In the communication model, there is send-receive-feedback and back again. So what's the point of writing using envelopes and stamps waiting for the mail, waiting for the mail, waiting for the mail, receive... repeat (and this includes interoffice mail)... you get the picture.

So keeping that in mind, how up to date is your science textbook? How up to date is that info by the time the latest addition gets to you? How much new science is understood every day? How many of you know the model for evolution (monkey to man) is an outdated evolutional model? Yeah, look it up (and by "look it up" - an outdated phrase referring to text books - I mean google it. Or, I don't care, if you want to go to the library and search the Dewey Decimal system for the latest info be my guest. I'll bet you won't do it -first of all- and then you'll never know and how will that shape your thought process as a person? ). I mean, forget the debate to teach the theory evolution as theory - we are even teaching the wrong theory! Because we are using textbooks we haven't elevated our argument yet. This slows our educational process down, it slows our evolution of thought/acceptance down.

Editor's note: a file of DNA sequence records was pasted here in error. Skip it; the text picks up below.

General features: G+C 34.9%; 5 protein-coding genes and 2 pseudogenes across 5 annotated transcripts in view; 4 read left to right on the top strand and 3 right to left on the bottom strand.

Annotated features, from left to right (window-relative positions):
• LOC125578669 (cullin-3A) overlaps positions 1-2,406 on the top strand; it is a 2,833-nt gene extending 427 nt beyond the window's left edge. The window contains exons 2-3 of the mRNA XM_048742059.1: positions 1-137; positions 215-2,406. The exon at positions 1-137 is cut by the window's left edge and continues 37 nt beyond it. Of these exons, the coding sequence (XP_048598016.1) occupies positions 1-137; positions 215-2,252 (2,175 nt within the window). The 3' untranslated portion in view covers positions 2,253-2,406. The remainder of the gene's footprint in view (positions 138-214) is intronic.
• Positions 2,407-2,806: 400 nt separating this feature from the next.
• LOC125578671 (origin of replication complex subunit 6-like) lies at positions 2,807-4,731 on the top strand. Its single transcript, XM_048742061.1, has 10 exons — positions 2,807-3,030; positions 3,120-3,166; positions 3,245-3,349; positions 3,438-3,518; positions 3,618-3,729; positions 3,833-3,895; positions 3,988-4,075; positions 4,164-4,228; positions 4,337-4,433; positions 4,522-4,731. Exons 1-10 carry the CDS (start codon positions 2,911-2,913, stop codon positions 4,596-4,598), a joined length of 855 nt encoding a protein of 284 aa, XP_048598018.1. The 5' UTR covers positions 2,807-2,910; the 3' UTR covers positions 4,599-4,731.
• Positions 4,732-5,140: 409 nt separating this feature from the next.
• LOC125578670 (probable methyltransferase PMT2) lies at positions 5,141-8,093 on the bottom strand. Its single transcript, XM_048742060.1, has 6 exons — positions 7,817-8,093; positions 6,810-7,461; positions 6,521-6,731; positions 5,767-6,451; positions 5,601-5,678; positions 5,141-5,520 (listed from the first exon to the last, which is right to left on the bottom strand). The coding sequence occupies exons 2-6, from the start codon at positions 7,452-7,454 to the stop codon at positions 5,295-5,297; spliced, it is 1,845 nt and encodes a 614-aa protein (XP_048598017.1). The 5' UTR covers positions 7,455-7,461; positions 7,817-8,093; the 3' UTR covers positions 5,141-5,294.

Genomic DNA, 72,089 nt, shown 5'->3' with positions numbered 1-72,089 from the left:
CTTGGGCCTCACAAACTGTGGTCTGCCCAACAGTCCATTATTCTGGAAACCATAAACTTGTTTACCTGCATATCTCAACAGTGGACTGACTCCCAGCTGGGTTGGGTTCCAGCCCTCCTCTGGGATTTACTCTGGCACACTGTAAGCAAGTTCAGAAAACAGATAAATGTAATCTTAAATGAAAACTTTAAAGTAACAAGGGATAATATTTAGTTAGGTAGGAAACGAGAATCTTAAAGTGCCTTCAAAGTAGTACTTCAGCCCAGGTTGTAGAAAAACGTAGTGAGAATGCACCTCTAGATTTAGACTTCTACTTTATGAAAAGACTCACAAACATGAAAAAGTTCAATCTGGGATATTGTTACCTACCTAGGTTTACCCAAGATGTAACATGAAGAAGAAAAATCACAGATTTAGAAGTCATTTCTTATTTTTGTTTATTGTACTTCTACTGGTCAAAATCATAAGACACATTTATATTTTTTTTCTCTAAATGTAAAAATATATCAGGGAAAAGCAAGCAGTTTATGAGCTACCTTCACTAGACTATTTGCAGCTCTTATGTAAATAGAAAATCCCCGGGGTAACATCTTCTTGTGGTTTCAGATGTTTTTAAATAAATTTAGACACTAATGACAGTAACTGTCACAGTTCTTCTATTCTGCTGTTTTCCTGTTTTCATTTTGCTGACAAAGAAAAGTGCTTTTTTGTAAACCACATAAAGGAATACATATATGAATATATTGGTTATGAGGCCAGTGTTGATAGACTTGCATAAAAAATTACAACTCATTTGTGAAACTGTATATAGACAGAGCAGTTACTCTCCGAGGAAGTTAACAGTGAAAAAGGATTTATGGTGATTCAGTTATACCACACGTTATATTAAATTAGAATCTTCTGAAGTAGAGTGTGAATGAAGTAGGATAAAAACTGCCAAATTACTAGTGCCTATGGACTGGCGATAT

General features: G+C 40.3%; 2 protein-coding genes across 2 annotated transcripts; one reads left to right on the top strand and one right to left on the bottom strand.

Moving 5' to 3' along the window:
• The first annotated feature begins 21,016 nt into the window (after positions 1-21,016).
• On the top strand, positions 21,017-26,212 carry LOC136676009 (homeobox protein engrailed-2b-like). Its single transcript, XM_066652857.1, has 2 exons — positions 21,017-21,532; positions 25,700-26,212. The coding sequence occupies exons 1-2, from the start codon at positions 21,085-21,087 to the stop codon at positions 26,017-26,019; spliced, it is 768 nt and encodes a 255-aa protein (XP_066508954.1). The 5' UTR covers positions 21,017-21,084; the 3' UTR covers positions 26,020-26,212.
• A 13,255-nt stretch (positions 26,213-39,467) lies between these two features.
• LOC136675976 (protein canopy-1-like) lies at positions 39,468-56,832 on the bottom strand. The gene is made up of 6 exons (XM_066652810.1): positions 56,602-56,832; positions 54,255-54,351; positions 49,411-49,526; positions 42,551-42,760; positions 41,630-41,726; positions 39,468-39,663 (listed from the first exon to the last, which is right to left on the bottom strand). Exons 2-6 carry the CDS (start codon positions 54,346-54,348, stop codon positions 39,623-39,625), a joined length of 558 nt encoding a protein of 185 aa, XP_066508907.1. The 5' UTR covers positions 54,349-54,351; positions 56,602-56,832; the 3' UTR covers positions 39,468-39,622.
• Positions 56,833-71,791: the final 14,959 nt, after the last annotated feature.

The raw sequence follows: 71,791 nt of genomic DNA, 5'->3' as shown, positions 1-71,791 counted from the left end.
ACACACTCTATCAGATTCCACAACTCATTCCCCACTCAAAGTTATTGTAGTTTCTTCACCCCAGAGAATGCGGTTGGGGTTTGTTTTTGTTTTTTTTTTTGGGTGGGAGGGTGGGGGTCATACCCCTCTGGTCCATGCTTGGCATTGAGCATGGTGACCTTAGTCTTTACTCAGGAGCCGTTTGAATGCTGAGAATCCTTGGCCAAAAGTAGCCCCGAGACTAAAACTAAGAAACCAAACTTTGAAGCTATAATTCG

How much has forensic science shaped our thoughts on history? Look up (meaning google) the gunfight at OK Corral. You'll be hard pressed to find anything closer to the facts than the accounts that use the latest crime scene investigations. And how has outdated info shaped our thoughts on cowboys - even the word cowboys? How about law enforcement?

And let's not get started on the cutthroat industry of textbook publishing... this means you too super intendants and principals. I mean, *sarcasm* I wonder why the publishing company won't send a representative to you? Oh, why would they want to fly you to Hawaii to meet them when their offices are in Minnesota?"

Take a moment to look at what it costs -just in terms of money- every year per student to buy a textbook. Take a moment then to consider the damage and loss, the amount of updating and how outdated information is. Think about the loss of skills when a student turns a text book in at the end of the year, what does that tell them about History? It told me I was done with History, that the dates and mostly events no longer apply to my life. I won't need the information ever again and if I did how would I look it up anyway? I'd probably not bother. And what was that quote about history and "doomed to repeat"? You get my idea.

Solution Time: Google Search.
"Oh! We can't let our kids search Google! You can't control what they might find!"